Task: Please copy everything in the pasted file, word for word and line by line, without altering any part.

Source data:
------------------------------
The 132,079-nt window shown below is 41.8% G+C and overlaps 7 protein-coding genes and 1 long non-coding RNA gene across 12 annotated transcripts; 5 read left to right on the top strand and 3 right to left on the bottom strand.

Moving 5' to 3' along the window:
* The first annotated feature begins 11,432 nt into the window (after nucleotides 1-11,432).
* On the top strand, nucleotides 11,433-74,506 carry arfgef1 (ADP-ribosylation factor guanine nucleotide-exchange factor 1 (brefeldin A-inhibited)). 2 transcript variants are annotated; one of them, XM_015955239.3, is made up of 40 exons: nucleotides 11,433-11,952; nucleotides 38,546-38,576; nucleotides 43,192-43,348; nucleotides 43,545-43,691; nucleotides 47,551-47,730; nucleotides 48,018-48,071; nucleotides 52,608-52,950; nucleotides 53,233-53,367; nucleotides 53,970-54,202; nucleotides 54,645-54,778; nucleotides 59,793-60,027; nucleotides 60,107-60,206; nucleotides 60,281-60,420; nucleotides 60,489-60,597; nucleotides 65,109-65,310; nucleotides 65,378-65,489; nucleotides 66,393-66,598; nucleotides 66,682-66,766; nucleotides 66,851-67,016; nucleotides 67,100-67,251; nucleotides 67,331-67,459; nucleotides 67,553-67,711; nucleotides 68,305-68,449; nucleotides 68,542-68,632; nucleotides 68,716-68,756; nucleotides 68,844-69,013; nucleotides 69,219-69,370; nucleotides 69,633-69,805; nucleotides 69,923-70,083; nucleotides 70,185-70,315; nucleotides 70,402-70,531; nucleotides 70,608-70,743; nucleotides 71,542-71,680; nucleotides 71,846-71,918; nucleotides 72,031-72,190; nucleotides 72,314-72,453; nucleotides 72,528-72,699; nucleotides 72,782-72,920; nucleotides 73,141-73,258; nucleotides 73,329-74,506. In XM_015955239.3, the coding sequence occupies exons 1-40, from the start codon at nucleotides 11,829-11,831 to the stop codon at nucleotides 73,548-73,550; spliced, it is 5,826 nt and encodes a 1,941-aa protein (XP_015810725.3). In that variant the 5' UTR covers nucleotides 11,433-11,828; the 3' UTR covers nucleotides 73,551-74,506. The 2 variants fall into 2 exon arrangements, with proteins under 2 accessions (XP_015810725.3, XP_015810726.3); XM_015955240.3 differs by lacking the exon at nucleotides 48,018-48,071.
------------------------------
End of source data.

The 132,079-nt window shown below is 41.8% G+C and overlaps 7 protein-coding genes and 1 long non-coding RNA gene across 12 annotated transcripts; 5 read left to right on the top strand and 3 right to left on the bottom strand.

Moving 5' to 3' along the window:
* The first annotated feature begins 11,432 nt into the window (after nucleotides 1-11,432).
* On the top strand, nucleotides 11,433-74,506 carry arfgef1 (ADP-ribosylation factor guanine nucleotide-exchange factor 1 (brefeldin A-inhibited)). 2 transcript variants are annotated; one of them, XM_015955239.3, is made up of 40 exons: nucleotides 11,433-11,952; nucleotides 38,546-38,576; nucleotides 43,192-43,348; nucleotides 43,545-43,691; nucleotides 47,551-47,730; nucleotides 48,018-48,071; nucleotides 52,608-52,950; nucleotides 53,233-53,367; nucleotides 53,970-54,202; nucleotides 54,645-54,778; nucleotides 59,793-60,027; nucleotides 60,107-60,206; nucleotides 60,281-60,420; nucleotides 60,489-60,597; nucleotides 65,109-65,310; nucleotides 65,378-65,489; nucleotides 66,393-66,598; nucleotides 66,682-66,766; nucleotides 66,851-67,016; nucleotides 67,100-67,251; nucleotides 67,331-67,459; nucleotides 67,553-67,711; nucleotides 68,305-68,449; nucleotides 68,542-68,632; nucleotides 68,716-68,756; nucleotides 68,844-69,013; nucleotides 69,219-69,370; nucleotides 69,633-69,805; nucleotides 69,923-70,083; nucleotides 70,185-70,315; nucleotides 70,402-70,531; nucleotides 70,608-70,743; nucleotides 71,542-71,680; nucleotides 71,846-71,918; nucleotides 72,031-72,190; nucleotides 72,314-72,453; nucleotides 72,528-72,699; nucleotides 72,782-72,920; nucleotides 73,141-73,258; nucleotides 73,329-74,506. In XM_015955239.3, the coding sequence occupies exons 1-40, from the start codon at nucleotides 11,829-11,831 to the stop codon at nucleotides 73,548-73,550; spliced, it is 5,826 nt and encodes a 1,941-aa protein (XP_015810725.3). In that variant the 5' UTR covers nucleotides 11,433-11,828; the 3' UTR covers nucleotides 73,551-74,506. The 2 variants fall into 2 exon arrangements, with proteins under 2 accessions (XP_015810725.3, XP_015810726.3); XM_015955240.3 differs by lacking the exon at nucleotides 48,018-48,071.